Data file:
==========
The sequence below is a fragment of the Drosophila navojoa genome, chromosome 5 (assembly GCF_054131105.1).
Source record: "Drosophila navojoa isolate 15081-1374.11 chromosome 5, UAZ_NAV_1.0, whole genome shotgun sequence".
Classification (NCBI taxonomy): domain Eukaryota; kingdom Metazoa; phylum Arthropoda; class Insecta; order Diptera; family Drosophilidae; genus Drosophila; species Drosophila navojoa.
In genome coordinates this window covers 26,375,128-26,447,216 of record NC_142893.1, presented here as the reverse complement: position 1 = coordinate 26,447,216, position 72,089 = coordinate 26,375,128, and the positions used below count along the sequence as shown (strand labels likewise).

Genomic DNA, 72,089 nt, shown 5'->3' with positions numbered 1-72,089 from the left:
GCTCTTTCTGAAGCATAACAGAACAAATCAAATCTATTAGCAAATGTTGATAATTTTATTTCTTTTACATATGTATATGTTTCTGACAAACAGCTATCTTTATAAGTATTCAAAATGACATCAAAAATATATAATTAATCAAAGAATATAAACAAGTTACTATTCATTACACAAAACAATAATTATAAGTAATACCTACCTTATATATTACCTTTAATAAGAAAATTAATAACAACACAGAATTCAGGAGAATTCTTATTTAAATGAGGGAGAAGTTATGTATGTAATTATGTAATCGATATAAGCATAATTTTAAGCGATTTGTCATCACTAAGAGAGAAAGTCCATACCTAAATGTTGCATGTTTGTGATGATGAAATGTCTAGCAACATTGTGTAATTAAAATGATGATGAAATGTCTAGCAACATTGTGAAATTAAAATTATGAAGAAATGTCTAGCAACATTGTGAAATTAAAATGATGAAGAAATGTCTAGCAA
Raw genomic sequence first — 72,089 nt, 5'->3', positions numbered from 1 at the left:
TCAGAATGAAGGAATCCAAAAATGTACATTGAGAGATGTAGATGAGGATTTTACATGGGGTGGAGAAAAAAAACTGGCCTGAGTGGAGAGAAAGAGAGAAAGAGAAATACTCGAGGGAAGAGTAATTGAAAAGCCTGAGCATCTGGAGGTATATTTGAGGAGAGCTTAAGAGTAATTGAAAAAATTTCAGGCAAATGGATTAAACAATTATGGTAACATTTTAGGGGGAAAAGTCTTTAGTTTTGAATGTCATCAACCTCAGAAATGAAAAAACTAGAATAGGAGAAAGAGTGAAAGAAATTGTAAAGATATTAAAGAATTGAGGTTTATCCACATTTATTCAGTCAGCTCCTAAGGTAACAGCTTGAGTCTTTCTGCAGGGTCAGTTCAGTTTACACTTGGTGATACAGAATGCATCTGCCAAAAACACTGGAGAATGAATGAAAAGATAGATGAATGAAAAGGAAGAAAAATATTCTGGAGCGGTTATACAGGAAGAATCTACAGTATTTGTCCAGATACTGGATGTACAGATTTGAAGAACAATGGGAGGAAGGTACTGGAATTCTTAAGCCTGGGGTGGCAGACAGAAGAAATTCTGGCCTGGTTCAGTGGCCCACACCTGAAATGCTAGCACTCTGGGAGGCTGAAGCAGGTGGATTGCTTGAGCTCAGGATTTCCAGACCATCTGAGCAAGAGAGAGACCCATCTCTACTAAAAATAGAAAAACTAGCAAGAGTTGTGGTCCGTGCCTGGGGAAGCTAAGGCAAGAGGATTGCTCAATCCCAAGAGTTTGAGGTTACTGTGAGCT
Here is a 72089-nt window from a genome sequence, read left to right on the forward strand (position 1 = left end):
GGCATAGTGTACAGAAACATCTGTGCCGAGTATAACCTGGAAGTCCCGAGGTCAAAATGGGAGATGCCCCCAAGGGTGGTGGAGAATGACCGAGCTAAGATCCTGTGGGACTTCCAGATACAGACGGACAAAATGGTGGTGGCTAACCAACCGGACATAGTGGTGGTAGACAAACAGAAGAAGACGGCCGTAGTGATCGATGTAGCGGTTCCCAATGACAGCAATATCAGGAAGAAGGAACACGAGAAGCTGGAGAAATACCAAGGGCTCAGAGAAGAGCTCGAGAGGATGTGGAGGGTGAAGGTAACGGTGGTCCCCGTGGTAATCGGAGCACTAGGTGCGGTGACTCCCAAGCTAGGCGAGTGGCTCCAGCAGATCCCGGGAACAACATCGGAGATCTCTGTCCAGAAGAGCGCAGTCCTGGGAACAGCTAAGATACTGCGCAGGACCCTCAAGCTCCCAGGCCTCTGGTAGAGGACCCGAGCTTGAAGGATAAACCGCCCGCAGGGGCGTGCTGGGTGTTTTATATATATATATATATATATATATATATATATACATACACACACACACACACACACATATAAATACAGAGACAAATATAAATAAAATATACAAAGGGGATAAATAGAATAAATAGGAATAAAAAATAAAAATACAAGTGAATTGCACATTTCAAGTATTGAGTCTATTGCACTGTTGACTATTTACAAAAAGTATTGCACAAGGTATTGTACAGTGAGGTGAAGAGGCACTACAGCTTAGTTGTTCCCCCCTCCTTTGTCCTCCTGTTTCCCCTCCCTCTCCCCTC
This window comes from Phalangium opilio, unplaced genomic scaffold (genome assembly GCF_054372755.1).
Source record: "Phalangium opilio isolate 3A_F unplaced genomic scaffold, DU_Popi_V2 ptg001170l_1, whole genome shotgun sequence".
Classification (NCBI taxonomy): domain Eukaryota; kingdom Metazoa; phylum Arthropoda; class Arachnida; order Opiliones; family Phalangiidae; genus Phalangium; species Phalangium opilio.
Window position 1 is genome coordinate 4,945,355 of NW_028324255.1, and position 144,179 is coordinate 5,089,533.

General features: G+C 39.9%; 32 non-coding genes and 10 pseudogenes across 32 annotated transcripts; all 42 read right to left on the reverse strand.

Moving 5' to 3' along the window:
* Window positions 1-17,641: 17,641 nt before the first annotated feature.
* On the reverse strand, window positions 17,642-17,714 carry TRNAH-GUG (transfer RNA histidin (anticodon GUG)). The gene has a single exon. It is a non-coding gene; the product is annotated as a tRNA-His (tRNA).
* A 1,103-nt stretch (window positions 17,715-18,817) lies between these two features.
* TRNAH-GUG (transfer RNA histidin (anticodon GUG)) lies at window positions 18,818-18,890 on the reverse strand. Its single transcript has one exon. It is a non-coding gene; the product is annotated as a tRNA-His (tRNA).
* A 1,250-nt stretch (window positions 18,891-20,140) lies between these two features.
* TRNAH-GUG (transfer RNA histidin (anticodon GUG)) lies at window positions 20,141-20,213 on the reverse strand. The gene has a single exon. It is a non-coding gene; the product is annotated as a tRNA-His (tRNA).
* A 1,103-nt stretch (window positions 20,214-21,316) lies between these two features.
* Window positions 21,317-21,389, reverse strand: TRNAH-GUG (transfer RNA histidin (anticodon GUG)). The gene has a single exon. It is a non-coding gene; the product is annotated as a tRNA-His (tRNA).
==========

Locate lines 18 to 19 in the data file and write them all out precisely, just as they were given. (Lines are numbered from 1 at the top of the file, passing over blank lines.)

* On the reverse strand, window positions 17,642-17,714 carry TRNAH-GUG (transfer RNA histidin (anticodon GUG)). The gene has a single exon. It is a non-coding gene; the product is annotated as a tRNA-His (tRNA).
* A 1,103-nt stretch (window positions 17,715-18,817) lies between these two features.